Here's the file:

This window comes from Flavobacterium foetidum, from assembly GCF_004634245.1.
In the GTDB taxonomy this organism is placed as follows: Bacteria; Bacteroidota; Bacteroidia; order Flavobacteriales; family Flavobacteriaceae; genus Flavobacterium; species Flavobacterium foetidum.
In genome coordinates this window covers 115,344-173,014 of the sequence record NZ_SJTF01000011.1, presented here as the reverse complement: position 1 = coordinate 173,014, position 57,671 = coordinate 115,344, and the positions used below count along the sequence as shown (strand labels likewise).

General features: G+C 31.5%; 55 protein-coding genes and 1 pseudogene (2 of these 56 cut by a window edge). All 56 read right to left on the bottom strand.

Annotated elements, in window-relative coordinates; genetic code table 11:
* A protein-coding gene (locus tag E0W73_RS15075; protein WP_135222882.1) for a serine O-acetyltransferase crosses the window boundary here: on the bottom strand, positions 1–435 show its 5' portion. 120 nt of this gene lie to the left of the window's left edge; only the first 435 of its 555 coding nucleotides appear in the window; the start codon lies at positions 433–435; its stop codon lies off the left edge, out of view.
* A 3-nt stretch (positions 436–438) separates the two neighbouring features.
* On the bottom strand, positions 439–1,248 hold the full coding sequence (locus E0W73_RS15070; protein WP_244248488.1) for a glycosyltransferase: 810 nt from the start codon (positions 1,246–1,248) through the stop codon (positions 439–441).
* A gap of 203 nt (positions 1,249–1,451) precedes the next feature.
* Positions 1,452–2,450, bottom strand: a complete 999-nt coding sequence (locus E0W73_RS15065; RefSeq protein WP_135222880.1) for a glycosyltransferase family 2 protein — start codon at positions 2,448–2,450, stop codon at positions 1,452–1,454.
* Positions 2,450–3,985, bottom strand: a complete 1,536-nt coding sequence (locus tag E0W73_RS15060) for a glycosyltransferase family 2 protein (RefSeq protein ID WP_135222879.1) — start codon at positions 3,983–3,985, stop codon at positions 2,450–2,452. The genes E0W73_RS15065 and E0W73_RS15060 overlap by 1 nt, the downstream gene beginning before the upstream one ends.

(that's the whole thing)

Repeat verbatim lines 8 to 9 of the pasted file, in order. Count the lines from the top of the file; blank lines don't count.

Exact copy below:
* On the bottom strand, positions 439–1,248 hold the full coding sequence (locus E0W73_RS15070; protein WP_244248488.1) for a glycosyltransferase: 810 nt from the start codon (positions 1,246–1,248) through the stop codon (positions 439–441).
* A gap of 203 nt (positions 1,249–1,451) precedes the next feature.